In three studies we asked young adults (with overall 876 participants) about their attitudes towards their ex-partners. Participants had to think about ex-partners and indicated, to what degree they agreed to statements like “My ex-partner has many positive traits” on 5-point rating scales from “completely true” (1) to “not true” (5). We found that heterosexual men – on average – seem to have somewhat more favorable attitudes towards their ex-partners than women. My co-authors and I suggest that this may be due to the fact that women are often better in constructive coping by making use of their social networks after their breakup and, in consequence, getting closure sooner. Men, on the other hand, may try to get distracted more often by sports, short-term rebound partners or by using drugs, which are less constructive coping strategies that keep their ex mentally present longer. In general, the phenomenon that men often have a harder time dealing with breakups requires more research, which is also the topic of this blog post.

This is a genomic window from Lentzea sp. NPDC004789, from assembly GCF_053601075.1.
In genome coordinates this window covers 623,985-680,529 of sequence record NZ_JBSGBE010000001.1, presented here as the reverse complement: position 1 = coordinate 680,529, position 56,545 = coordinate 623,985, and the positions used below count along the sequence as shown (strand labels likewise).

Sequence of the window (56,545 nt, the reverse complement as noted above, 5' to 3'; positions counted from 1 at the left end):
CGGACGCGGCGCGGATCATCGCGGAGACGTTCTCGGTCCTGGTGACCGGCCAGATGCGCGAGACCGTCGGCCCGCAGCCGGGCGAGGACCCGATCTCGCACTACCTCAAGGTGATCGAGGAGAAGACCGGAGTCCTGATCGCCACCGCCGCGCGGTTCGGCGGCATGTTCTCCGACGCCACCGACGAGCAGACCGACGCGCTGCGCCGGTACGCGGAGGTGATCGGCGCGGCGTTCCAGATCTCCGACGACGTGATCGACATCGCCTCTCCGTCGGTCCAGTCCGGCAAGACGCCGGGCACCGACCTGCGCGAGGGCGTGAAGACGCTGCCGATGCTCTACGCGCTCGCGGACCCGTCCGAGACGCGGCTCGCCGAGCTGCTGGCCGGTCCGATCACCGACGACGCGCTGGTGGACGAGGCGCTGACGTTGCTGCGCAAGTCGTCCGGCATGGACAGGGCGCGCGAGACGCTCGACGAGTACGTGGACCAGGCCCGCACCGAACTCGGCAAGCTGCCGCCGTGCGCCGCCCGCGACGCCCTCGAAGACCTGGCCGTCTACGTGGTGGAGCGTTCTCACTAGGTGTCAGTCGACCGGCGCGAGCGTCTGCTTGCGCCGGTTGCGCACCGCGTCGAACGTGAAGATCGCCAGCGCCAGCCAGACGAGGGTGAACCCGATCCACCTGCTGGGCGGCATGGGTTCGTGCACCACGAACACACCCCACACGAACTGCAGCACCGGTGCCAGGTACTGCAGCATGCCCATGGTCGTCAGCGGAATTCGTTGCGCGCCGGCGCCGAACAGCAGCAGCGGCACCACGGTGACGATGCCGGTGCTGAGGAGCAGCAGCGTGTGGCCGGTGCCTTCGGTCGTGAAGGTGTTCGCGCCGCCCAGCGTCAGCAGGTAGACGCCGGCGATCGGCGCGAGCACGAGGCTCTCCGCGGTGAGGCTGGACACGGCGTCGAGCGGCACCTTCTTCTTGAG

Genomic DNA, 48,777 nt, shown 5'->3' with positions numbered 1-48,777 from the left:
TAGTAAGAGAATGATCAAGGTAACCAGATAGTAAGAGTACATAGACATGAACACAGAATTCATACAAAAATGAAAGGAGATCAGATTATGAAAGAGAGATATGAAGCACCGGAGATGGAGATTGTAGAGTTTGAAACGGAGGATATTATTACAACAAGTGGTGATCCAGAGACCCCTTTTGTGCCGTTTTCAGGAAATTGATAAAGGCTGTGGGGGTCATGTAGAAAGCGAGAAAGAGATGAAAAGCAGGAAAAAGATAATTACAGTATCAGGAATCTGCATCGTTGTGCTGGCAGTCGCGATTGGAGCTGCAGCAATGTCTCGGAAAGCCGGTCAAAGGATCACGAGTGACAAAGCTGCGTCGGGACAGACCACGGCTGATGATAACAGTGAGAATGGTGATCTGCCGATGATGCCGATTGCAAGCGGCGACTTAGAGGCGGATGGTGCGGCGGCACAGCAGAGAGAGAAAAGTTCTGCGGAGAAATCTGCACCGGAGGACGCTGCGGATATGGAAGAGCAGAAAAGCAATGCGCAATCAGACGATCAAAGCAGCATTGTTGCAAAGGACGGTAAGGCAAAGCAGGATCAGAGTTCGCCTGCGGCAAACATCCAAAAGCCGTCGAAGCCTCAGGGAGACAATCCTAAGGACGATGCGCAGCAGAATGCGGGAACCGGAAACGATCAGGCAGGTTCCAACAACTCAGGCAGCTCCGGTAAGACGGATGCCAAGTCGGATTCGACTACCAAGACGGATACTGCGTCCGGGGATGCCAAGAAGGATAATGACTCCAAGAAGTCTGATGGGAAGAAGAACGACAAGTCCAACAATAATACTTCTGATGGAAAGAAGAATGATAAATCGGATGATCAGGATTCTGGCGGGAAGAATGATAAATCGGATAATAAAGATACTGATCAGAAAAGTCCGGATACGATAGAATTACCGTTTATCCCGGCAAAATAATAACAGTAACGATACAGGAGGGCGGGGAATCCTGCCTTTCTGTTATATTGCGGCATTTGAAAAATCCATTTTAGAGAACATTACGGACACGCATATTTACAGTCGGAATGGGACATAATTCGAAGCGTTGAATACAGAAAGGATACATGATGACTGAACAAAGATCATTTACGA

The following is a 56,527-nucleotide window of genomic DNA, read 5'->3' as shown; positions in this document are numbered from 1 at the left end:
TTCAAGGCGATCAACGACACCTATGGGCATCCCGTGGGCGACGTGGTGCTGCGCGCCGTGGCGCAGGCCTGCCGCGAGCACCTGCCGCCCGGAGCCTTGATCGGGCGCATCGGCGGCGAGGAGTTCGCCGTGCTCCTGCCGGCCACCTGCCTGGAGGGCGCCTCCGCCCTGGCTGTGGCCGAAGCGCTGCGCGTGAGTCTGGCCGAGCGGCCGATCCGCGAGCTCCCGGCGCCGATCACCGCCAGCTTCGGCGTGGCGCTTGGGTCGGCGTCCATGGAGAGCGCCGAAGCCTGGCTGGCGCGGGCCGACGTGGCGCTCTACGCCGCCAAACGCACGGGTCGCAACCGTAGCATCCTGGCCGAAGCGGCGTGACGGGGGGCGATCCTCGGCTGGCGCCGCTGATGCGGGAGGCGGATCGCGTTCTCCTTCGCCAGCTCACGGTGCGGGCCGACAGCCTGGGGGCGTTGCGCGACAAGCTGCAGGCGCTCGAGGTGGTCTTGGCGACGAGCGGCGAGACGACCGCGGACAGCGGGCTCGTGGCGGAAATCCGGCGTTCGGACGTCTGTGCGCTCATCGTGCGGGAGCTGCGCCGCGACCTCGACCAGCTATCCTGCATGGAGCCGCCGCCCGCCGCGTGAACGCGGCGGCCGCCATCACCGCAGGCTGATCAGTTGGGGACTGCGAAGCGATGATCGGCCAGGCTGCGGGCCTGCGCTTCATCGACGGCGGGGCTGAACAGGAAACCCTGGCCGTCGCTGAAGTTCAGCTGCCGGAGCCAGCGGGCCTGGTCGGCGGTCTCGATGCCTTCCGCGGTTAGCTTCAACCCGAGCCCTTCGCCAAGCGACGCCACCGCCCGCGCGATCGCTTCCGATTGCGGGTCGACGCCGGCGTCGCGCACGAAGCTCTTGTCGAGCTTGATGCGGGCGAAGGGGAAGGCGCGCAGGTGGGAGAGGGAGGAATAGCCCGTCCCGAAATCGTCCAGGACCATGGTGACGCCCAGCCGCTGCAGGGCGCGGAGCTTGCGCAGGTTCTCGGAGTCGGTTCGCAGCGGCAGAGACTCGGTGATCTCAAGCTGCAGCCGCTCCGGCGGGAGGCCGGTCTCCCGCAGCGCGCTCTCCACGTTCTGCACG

The author

Born 1987, Hilmar studied social sciences in Halle, Frankfurt, Oslo, and Tilburg between 2007 and 2015. He completed his PhD in psychology at University of Graz in 2020 before focussing on environmental science and science communication.

Dr. Helena Hartmann
Dr. Helena Hartmann
Neuroscientist, psychologist and science communicator (she/her/hers)